"No Limits," In the Gloaming
Skyscraper-inspired swirls of steel and aluminum sculpture provide free public art
Three large-scale sculptural works have left their initial Park Avenue placement and ventured south to sit among other iconic Manhattan skyscrapers they re-envision. Situated between and around New York City's Union Square and Flatiron District, Cuban-born, Madrid-based artist Alexandre Arrechea's "No Limits" toys with the theme of flexibility in the midst of stone-and-steel-strong architecture. This outdoor installation, composed of aluminum and steel sculptures, which rise up to 20 feet in height, further bends, presses and warps the way we visualize landmarks while accurately maintaining some of the original buildings' intricacies.
Coiled up into a spiral and sat at 23rd Street next to the Flatiron Building, Arrechea's version of the MetLife Tower re-imagines one of New York's most recognizable buildings as a firehouse-like swirl.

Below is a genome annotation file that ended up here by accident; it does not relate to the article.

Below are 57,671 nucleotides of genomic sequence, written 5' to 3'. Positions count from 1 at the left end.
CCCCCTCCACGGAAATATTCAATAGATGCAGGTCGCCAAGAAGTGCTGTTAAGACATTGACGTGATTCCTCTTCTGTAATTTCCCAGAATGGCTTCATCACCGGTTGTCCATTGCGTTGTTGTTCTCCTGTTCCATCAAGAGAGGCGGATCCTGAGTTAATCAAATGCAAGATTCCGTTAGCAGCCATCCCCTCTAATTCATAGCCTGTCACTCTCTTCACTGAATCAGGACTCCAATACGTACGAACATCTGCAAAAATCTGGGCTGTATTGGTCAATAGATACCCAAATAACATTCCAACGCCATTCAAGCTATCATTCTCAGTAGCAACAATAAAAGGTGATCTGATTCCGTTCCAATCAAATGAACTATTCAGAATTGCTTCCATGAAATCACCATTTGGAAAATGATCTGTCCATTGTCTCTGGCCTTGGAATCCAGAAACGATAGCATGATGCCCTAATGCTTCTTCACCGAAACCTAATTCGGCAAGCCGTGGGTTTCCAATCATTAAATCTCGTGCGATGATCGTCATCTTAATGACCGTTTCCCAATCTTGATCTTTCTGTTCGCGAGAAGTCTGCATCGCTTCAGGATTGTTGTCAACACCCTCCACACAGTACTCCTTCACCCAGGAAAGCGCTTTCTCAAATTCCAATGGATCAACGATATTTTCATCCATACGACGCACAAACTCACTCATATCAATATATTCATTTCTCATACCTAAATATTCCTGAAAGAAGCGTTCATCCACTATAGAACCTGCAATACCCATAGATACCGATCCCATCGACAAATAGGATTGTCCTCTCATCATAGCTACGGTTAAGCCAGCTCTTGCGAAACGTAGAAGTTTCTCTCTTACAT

On 25th Street between Third and Lexington Avenues, Arrechea's Flatiron Building hangs from a flagpole in the plaza of Baruch College. In a broad and bold move, the artist flattened the piece, yielding the building's world-famous triangle shape in exchange for a play on the actual name.
Just above Union Square, at Broadway and 18th Street, Arrechea's take on The Sherry-Netherland hotel bends into an almost circle, broken only where its roots appear to nip at its spire. Elongated and bright red, the piece bears resemblance to an ouroboros, and calls into question architecture's mark on the development of a city and even the art world.
This continued display of free, outdoor art was coordinated through a partnership between the Magnan Metz Gallery and the New York City Department of Transportation’s Urban Arts Program. Although the MetLife sculpture will only be up until mid-August, the other pieces will be viewable for the next six months.
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